Oh, interesting. And when you mentioned the soil quality, that has me thinking we would see a lot of benefits sourcing more locally and from smaller farms rather than the really big mass produced farms.

Absolutely. Yeah. And then just even in terms of knowing where your crops or your food is coming from, you know, is it leaden with pesticides, so trying to get organic whenever possible, for certain foods. That will help be supportive of your hormones as well, because you’re reducing your toxic load.

Okay. And for organic, that’s another thing that can be really overwhelming to go full organic, where do you recommend kind of concentrating as a start if you’re wanting to make the switchover?

So I would say your fruits, like berries, would be a big one that I would make that switch, because those are very porous, and will take in a lot of the pesticides or whatever they’re using on them, and sourcing high quality protein. So if you’re eating animal protein, sourcing high quality animal protein. 

Oh, okay. Good to know. 

Yeah, so there’s a lot of, depending on where you’re from, but if there’s access and you can access that from a local farmer, or Tru Local is another one that I will often use – not sure if you’ve heard of them.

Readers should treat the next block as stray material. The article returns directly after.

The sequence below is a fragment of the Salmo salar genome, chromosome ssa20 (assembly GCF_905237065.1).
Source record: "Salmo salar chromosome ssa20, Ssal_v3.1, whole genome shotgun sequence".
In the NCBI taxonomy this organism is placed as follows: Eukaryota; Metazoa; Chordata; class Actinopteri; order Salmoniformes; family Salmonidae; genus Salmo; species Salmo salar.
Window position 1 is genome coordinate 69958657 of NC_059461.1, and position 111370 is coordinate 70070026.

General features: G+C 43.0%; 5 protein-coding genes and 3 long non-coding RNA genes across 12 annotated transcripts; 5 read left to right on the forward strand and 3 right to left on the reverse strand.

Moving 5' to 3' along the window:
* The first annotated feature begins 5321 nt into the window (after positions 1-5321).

No, I haven’t heard of them.

They source high quality proteins from this organic, hormone free, just good high quality meat. You can kind of do like a meat subscription where they deliver right to your house.

Oh, so it’s like an online subscription model? 

Yep. But they source from local farmers in the area. So I think they have one in BC, Ontario, Quebec, and I think there’s a couple in the United States.

Oh, interesting. I’ll definitely look into that. We’ll make sure it’s linked in the show notes.

Yeah. So that’s a good option.

Okay. I’m curious, what are your thoughts on fasting and how it affects your hormones? We hear a lot of things right now about fasting. How you lose weight, kind of fast for 12 or 14 plus hours. What are your thoughts on that? And how it affects hormones?

Absolutely, love this question. I am not a fan of intermittent fasting. I know it is all the rage, and a lot of people will use it as a tool for weight loss. The issue I have with it is twofold. A.) it’s only focused on the window that you’re not eating, it’s not focused on the foods that you’re consuming throughout the day. Oftentimes, it leads to under eating, which now we know will place unnecessary stress on your body and cause cortisol to go up. And it’s not really a sustainable practice; you are getting a natural fast every day. So if you finish eating at 7pm, and you’re not eating again, until 7 or 8 in the morning, you’ve already got a huge window where your body has been able to rest and digest and do all of its functions. To be pushing it even longer, especially if you’re someone who is already dealing with symptoms of hormone imbalance, you’re just kind of digging the hole even deeper.